Boosting biodiversity in the Midlands

National Highways has joined forces with The Wildlife Trusts to launch a new £6 million Network for Nature programme that will improve habitats across England, benefitting people, nature and wildlife.

Boosting biodiversity in the Midlands

Published

18 May 2022

Twenty-six biodiversity projects will enhance, restore and create more than 1,700 acres (690 hectares) of woodlands, grasslands, peatlands and wetlands across every region of England.

In the East Midlands, we’re focussing on restoring the Nene Valley wetlands.

Nene Valley is a Site of Special Scientific Interest (SSSI), which is an area that contains important habitats that are of interest to science. The Nene Valley SSSI is bordered among much of its length by the A45, and wetlands are a great natural solution that can help to filter polluted run-off from roads.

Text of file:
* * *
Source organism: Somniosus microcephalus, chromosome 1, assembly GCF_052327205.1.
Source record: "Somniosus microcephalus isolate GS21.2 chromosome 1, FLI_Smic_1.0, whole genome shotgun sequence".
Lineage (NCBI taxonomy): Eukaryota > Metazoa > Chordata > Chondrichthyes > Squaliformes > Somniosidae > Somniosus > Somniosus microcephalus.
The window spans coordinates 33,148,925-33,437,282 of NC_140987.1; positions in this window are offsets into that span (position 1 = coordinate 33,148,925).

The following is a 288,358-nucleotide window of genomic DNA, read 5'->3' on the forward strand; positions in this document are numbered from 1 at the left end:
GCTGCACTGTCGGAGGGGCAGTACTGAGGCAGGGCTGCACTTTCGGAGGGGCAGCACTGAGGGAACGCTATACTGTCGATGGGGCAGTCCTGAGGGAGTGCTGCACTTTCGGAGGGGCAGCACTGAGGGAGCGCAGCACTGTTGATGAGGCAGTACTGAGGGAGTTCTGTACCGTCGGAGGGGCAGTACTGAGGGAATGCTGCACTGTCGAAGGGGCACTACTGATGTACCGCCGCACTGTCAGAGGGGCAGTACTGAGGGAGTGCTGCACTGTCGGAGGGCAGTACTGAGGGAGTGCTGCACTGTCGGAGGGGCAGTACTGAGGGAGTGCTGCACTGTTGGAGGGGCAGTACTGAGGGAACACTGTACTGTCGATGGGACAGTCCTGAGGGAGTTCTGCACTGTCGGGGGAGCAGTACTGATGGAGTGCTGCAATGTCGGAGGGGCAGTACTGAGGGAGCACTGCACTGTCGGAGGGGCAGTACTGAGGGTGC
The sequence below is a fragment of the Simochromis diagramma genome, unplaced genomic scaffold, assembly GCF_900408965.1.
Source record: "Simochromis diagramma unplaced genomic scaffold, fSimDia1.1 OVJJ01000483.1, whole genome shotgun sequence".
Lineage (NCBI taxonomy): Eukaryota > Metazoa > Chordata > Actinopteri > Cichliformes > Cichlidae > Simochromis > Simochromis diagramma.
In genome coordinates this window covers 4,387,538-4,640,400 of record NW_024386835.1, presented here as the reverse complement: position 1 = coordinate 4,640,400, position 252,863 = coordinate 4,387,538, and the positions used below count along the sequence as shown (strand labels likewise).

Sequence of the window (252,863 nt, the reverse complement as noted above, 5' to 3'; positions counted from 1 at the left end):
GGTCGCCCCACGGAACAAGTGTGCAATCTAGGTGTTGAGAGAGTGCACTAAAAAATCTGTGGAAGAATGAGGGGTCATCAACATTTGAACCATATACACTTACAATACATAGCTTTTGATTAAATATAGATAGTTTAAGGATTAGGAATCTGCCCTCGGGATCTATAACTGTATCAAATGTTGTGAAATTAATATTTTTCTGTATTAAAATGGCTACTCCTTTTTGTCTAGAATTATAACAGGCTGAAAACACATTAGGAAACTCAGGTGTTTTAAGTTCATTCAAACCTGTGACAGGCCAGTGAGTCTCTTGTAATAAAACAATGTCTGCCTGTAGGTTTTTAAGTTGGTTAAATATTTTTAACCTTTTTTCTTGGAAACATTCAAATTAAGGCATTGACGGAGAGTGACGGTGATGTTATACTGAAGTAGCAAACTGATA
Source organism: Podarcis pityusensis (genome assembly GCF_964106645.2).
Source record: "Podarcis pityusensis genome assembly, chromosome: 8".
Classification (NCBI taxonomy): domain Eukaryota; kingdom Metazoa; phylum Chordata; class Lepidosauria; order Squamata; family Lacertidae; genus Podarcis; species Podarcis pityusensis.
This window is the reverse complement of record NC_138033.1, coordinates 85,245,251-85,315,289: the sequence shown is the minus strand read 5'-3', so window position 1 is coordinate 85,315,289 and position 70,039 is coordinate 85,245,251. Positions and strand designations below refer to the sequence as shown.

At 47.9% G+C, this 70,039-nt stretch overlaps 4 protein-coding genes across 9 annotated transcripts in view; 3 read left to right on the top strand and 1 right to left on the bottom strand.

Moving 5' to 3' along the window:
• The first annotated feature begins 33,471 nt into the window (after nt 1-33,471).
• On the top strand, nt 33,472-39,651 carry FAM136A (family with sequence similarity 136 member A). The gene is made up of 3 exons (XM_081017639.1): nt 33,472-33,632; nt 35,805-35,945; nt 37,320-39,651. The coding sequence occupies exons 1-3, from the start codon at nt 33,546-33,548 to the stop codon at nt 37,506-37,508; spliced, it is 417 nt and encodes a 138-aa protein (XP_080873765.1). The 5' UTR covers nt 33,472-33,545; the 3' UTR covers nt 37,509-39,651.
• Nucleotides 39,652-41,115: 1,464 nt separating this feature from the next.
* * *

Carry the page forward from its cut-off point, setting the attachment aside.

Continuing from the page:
At the north of the site in Tichmarsh, we’re restoring lake edges, ditches and scrapes to create shallower margins and muddy shallows. This will provide habitat for overwintering birds, and we’re hoping these works will encourage breeding waders (such as lapwing and redshank) to return to Nene Valley for the first time in many years.

We’re also funding a four-year project in Summer Leys in Northamptonshire. Highland cattle Tilly, Tia, Tallulah and Tatiana were recently introduced to the nature reserve to improve conservation grazing. Conservation grazing is an effective and natural way to maintain grassland, keeping areas open and creating habitats that are suitable for a wide range of wildlife.

We’ll soon be improving grazing infrastructure by upgrading the cattle pen and installing a cattle bridge, allowing us to implement conservation grazing across a wider area.

Visit the Network for Nature website for more information:

Network for Nature website
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